A Special Thanks to my Football Coach
I cringe every time I bump into a former student or player-athlete. Invariably, he or she will remember something I did or said that I forgot about long ago. In their minds, however, the memory is crystal clear.
Such is the case with my former teachers and coaches too. I can recall incidents that former mentors would have no reason to remember at all. Take for example…
We were preparing for the Central Cambria football game in the fall of 1969. I had the responsibility of determining where the Red Devil linebackers would stack up, and then call a play away from them, all at the line of scrimmage.
When I called a running play right at those backers in practice, Coach Chuck Sponsky took his cap off and let it fly like a Frisbee (all while yelling a few choice words). A gust of wind lifted the cap higher into the air than anticipated and it sailed over the 8’ fence and into the woods behind the stadium.
“Potchak, go get that," he screamed.
I took two steps in that direction, then realized he meant for my brother (the manager, at that time) to chase it down.
Then, there was the infamous TRICEPS lesson during gym class. Mr. Sponsky was trying to show us that most males emphasize the wrong arm muscle when exercising. He would rhetorically ask a one-word question, like “Bowling?" and then answer it by pointing to the back of his upper arm and give the answer “triceps."
“Pushups? Triceps." “Throwing a football or baseball? Triceps."
“Shot Put, Discus, Javelin, Bench Press," – this went on and on to the point that we ended up counting the times he said, “Triceps." And too, we lost all value the lesson had.
One time a player was having trouble making a block during practice. Apparently the player was also in the Coach’s doghouse about something unrelated to football. “Do you know why you can’t make that block?" Sponsky asked.
“Because you’re a GD liar, that’s why," he retorted.
Another incident lodged in the cracks of memory lane was the time Coach Sponsky tried to get a little philosophical with a player. The player felt that Sponsky used some inappropriate wording in describing his play. Chuck responded with, “If the shoe fit, wears it."
I could go on, but that is not the intent of this story. We all make flubs and say things we don’t mean. There is another side to Chuck Sponsky that separates him from other teachers and coaches I’ve been associated with.
Coach Sponsky would take the extra time to relate sports to every day life. Other coaches have tried to do that too, but none have ever hit the nail on the head the way Coach Sponsky did. His message was meant to last a lifetime too.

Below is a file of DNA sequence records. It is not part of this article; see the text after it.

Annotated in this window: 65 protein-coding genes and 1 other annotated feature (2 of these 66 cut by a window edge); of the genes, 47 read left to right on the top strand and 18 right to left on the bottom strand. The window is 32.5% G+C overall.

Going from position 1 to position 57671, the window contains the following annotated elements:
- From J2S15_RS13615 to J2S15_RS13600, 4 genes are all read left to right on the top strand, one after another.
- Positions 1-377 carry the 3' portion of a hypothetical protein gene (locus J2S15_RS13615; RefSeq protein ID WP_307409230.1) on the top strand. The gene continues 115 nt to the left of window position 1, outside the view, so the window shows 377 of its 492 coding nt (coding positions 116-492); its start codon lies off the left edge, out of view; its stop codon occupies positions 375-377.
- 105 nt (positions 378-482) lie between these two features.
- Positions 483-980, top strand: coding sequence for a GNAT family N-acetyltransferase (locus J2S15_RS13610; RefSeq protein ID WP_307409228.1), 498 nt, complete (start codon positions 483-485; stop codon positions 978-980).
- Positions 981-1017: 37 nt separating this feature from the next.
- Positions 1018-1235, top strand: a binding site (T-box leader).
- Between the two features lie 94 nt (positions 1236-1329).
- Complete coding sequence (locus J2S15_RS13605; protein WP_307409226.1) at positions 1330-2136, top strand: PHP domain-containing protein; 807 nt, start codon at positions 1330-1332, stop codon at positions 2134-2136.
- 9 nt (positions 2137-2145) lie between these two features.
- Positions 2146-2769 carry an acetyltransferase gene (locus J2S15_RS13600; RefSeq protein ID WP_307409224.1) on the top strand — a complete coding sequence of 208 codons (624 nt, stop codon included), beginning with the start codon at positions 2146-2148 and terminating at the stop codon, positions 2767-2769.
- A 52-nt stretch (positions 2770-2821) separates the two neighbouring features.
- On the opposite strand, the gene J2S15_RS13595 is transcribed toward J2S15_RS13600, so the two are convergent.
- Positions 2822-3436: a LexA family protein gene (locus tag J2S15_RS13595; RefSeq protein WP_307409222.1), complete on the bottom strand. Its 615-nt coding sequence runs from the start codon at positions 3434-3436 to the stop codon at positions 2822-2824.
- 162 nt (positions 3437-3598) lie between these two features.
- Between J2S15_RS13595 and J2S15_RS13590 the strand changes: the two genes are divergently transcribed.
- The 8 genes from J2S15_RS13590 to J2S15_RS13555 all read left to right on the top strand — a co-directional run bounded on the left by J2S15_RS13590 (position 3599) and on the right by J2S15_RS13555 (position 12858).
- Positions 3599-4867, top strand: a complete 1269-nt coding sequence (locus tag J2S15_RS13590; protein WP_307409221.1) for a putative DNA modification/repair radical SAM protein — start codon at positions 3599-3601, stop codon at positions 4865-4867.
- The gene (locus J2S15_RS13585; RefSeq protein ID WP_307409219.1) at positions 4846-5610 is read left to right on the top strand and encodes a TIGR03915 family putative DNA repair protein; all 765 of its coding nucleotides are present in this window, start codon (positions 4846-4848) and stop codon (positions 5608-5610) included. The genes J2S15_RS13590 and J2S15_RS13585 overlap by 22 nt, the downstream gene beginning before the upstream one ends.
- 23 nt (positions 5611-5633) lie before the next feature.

When his senior players approached graduation, Sponsky would take the time to write a personal letter to each of them. He would include a football photo of that player, too.
My photo is hanging on my den wall, along with football pictures of my dad and son.
My letter is laminated and in the same folder Coach Sponsky gave me 36 years ago. The letter reads as follows:
Enclosed is an individual picture of yourself. This has little materialistic value, but I am sure it is something you will treasure the remainder of your life as a reminiscence of the best days of your life; your high school Football Days.
I would like to take this opportunity Dave, to thank you for all the effort you gave Forest Hills High School the past three seasons. It is a mark of your fine character as an athlete and an individual.
You will take with you three (3) winning football seasons and many individual honors.
I will always remember you Dave, as a boy who overcame many obstacles to be a field general.
I never saw a boy’s attitude change so much for the better as your football case history indicates to me. After missing your whole junior year because of illness, you came back determined to be number one (1) and that is what you accomplished. Use this example and apply it to life itself and you will be a success.
Always shoot high, because the sky is the limit, but on the same note be willing and ready to compensate with number two (2).
You were a very coachable boy – and always a great leader – go out and lead, but lead properly and lead to attain the right and proper objectives.
Don’t forget us, come to visit us often and support Forest Hills as an alumnus.
Good luck in all your future endeavors, especially at Shippensburg. God Bless You Always.
Yours in Sports,
Coach Sponsky and Staff
You can see why I always thought Coach Chuck Sponsky was a winner and why I thought he was someone special in my life. His advice remained with me and will continue to do so. His words of wisdom were much appreciated, but the gratitude I feel is much greater because he took the time to write them.